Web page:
'How art helped my battle with mental health'
Being sectioned saved Victoria Cank's life. Now she has built her life back from dangerous overdoses which landed her in A&E. Now Victoria, an artist, has launched an exhibition showcasing work about mental health issues.
When artist Victoria Cank was sectioned for repeatedly overdosing and self-harming she decided that when she got better she wanted to show the world the creativity she was capable of.
At her worst Victoria was being rushed to A&E on a weekly basis.
Now, after two years of intensive treatment in a psychiatric hospital she has launched an exhibition in Chorley to showcase her artwork and the work of others who have also struggled with mental health conditions.
The 35-year-old, who moved back to Chorley to live near her mum and sister once she left hospital, says making art or craft is a way of helping to manage the issues she struggles with.
Victoria says: “I was sectioned for two years under the Mental Health Act. Some people who are retiring take up art to stop them from feeling lonely or depressed. Art and design can be used for any of those extremes.
“Since I came out of hospital in 2016 I have not really been well enough to go back to work. I needed something to keep me mentally busy and I have always loved art.
“While I was sill in hospital I approached Lancashire Mind about doing something like this and I put a call out there for applications. The whole idea of the exhibition is that it’s meant to be based around mental health issues and it’s also about using art as a way of keeping positive.
“I want to change the way people perceive mental health and demonstrate the capabilities and talents of those living with conditions.
“I decided to call the exhibition Insight to allow others an insight into our world, where mental ill health is a constant struggle.”
Victoria was a teenager when she began to struggle with low self-esteem.
“I was 13 when I first had problems with self-harming,” she says. “In 94 it wasn’t really something that anyone was aware of. People talk about it more now.
“I struggled at school not feeling like I fitted in and being bullied. That went on until I was 19.”
Victoria found solace for a few years at Norwich University of the Arts studying fine art and then working for an art gallery but it was when she got into an emotionally abusive relationship between 2010 and 2014 that her mental health really took a turn for the worse.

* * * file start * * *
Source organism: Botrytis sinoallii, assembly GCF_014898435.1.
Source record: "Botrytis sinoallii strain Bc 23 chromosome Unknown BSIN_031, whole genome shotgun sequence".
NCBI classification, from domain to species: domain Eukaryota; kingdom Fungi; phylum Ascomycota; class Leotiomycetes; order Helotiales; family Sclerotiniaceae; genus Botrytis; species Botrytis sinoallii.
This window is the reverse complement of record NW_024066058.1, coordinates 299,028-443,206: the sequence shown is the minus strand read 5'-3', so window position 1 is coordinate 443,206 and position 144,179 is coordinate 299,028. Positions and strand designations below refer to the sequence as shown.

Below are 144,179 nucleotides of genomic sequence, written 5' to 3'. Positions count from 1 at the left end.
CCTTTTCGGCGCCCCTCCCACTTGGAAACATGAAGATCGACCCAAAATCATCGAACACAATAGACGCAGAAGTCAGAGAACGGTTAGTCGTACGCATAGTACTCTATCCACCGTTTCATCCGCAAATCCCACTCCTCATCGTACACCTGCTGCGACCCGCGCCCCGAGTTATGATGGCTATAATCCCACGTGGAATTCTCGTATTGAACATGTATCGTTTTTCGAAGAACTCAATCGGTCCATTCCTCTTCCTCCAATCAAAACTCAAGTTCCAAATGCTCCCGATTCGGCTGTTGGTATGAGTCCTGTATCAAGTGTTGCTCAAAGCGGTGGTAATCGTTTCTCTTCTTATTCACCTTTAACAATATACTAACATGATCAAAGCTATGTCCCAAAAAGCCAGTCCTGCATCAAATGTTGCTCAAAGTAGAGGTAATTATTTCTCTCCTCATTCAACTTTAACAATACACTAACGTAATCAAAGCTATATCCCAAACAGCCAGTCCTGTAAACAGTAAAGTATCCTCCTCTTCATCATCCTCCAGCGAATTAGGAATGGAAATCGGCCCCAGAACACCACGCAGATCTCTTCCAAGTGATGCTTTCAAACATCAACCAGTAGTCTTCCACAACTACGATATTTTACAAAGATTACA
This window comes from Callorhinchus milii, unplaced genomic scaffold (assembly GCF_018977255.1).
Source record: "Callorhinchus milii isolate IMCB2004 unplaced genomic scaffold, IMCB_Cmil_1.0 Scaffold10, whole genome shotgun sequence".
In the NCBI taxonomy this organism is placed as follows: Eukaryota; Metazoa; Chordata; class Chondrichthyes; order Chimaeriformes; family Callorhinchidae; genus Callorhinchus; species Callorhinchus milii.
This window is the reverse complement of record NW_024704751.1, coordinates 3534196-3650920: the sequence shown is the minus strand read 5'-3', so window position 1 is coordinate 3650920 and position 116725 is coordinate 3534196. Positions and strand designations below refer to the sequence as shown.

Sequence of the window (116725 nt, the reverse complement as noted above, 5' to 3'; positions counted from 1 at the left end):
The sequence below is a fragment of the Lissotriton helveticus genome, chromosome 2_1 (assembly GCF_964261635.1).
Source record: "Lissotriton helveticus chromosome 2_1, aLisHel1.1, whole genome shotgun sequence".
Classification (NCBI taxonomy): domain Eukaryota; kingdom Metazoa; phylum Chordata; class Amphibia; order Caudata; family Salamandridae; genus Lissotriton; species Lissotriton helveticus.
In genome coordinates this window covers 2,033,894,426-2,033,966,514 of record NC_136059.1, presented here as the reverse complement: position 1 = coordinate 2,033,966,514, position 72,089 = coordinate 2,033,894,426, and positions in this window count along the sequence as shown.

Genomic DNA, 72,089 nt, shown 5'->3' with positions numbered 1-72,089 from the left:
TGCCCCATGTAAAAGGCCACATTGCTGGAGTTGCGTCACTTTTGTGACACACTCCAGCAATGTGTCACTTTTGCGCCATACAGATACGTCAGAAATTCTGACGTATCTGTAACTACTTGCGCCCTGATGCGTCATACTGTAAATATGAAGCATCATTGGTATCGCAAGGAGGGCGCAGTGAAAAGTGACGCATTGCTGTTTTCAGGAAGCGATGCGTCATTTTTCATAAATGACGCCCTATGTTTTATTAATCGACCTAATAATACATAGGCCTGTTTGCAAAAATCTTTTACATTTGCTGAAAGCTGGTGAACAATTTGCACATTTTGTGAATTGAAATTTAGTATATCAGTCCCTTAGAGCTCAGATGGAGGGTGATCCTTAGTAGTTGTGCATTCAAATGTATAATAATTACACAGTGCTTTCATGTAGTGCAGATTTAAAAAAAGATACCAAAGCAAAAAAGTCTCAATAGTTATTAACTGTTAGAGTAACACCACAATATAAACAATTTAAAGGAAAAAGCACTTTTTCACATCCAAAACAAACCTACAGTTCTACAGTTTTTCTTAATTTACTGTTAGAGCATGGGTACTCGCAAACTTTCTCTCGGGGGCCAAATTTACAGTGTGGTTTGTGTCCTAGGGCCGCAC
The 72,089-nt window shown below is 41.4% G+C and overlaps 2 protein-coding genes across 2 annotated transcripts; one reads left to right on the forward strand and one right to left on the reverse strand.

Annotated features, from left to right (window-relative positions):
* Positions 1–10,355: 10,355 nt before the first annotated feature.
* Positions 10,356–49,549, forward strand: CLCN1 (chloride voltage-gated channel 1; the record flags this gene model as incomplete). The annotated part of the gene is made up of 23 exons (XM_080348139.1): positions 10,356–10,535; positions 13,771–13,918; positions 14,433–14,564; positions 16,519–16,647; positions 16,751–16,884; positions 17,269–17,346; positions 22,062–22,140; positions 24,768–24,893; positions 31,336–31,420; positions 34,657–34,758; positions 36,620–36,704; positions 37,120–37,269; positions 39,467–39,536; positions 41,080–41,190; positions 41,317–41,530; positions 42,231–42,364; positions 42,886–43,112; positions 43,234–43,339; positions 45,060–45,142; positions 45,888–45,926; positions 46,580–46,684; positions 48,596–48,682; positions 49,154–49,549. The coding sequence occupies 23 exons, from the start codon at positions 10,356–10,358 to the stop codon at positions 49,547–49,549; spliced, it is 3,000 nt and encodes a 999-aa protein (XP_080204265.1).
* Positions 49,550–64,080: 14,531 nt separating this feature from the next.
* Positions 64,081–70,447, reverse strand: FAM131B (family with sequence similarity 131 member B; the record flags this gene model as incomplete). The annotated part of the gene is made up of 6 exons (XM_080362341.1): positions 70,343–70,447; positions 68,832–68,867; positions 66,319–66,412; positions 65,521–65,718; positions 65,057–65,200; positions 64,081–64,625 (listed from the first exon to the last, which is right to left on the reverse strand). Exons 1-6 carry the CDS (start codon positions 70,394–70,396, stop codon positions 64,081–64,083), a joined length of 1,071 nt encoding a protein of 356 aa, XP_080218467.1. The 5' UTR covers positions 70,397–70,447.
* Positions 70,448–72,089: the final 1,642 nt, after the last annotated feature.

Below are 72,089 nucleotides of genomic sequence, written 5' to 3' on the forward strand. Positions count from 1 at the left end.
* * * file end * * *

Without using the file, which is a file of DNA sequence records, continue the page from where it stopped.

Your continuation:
“I was self-harming and overdosing on a weekly basis and ending up in A&E,” she said. “I was taken to a physiatric hospital. They always said to me ‘you have insight and capacity’. They meant that in my head I knew that if I took a certain amount of tablets I knew what would happen but having that insight didn’t mean I stopped. I needed more help.”
Eventually Victoria was sectioned for two years, from January 2015 until November 2016. It was in the physiatric hospital that she underwent dialectical behaviour therapy which is designed to help people suffering from personality disorders.
“It was a very hard programme but it did save my life,” she says. “We learnt skills on how to deal with an emotional crisis. It was just like learning life skills. When you’re so wrapped up in your emotions you can’t see clearly.”
Victoria feels that the therapy helped to re-train her in how to act to cope with her emotions in a constructive rather than a destructive way.
“I’m still dealing with the problems I did when I was in hospital, I can just deal with them in a safer way now,” says Victoria.
“I left that abusive relationship, moved back to Lancashire to be near by mum and sister and that has been amazing.
“I can’t praise the NHS enough - their compassion-focused therapy was absolutely amazing.
“What people don’t realise though is that you leave hospital and then all of a sudden you come out into the world and you are all on your own again.”
The exhibition, called Insight, is a look at the use of art, design and crafts for mental health wellbeing, illness and recovery.
Victoria is showcasing her own work as well as the work of over 20 other artists from across the UK and abroad.
Insight opened on Saturday, March 3 at the Community Art Gallery at the Farmhouse in Astley Park.
It will be open on Mondays, Wednesdays, Fridays, Saturdays and Sundays from 12 noon until 3.30pm.
The exhibition, in aid of Lancashire Mind, comes to a close on Wednesday, April 4.